Formula One Boss Bernie Ecclestone Wins Bribery Case in London High Court

Bernie Ecclestone

The racing supremo still faces criminal charges in Germany related to the sale of his F1 racing circuit in 2005 and 2006.

Formula One racing boss Bernie Ecclestone has won a multimillion-dollar court case against German media group Constantin Media.

Constantin had sued Ecclestone for damages of up to $144 million (£86m) related to the sale of the F1 racing circuit back in 2005 and 2006. The German group said it lost money because the sport was deliberately undervalued when it was sold to private equity company CVC Partners, a group with close ties to Ecclestone, in 2005.

Ecclestone is accused of bribing the German banker who approved the sale.

But in a ruling Thursday, London's High Court judged that while Ecclestone's payment of some $44 million to former BayernLB banker Gerhard Gribkowsky was a "bribe" and that there had been a "corrupt agreement" between the two regarding the F1 sale, it rejected Constantin's damages claim, saying there was no evidence the German company had suffered a loss as a result of the sale.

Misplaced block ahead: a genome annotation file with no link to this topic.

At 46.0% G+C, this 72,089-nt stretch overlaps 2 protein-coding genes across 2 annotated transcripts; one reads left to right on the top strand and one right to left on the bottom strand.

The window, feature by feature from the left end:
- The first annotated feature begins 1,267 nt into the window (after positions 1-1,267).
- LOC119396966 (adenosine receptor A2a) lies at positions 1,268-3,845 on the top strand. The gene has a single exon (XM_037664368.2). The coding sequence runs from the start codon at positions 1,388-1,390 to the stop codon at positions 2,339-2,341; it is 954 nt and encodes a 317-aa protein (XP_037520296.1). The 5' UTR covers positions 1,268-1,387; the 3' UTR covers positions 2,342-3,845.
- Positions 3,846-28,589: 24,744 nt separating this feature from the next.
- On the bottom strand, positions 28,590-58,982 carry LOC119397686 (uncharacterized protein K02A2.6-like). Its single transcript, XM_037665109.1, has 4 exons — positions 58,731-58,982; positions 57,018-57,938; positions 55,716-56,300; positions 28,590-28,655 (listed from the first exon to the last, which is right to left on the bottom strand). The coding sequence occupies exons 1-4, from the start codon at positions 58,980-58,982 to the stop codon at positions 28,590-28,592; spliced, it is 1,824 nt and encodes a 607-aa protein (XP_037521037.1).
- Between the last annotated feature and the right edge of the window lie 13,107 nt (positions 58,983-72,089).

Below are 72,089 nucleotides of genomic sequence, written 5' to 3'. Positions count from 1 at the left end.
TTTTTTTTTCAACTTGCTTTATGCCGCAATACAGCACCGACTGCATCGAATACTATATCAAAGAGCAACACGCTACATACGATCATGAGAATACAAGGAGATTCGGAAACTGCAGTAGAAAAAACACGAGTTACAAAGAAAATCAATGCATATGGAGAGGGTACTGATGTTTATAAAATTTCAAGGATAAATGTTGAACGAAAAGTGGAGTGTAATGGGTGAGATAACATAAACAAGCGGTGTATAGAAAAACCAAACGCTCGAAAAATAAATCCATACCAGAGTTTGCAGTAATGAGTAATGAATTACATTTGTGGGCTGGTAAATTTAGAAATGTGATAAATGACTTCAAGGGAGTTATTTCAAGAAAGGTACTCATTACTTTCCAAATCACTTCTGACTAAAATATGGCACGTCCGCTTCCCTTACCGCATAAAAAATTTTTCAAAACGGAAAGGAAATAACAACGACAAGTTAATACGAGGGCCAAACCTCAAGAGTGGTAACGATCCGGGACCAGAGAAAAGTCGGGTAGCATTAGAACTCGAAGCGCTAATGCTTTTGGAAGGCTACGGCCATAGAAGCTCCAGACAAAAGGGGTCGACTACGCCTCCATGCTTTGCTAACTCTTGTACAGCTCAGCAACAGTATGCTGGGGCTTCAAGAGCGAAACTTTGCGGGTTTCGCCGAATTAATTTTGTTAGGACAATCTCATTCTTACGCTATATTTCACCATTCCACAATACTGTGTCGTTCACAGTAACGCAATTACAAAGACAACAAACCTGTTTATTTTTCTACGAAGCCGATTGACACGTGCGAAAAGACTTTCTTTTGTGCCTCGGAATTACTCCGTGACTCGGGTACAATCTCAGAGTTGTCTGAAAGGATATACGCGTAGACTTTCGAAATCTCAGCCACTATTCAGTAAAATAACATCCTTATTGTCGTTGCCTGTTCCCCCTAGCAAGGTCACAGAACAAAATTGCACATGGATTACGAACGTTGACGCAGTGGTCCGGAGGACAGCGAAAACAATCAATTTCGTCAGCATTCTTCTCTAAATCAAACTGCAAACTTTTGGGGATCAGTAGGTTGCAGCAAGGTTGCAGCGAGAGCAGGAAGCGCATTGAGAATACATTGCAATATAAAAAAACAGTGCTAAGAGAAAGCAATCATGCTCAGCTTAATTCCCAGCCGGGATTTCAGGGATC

Constantin said it will appeal the decision, citing the court's ruling that it regards as proven that Ecclestone was aware of the danger that the sale was conducted below value.

Ecclestone has always denied any wrongdoing in the case. He admits to the payment but claims he was blackmailed by Gribkowsky.

The 83-year-old racing supremo still faces criminal charges in Germany, where he is accused of bribery. The German case resumes in Munich in April. If found guilty, Ecclestone could face up to 10 years in prison. Gribkowsky was found guilty of corruption and tax evasion in 2012 and received an eight-and-a-half-year jail sentence.

Ecclestone did not appear at Thursday's hearing in London. He stood down as a director of F1's holding company, Delta Topco Limited, last month after the German court announced it would go ahead with the criminal case against him.

A former used-car salesman, Ecclestone built up Formula One from a small racing circuit to one of the world's largest sporting empires. In terms of global television audience, Formula One is the second-largest sporting event in the world after soccer.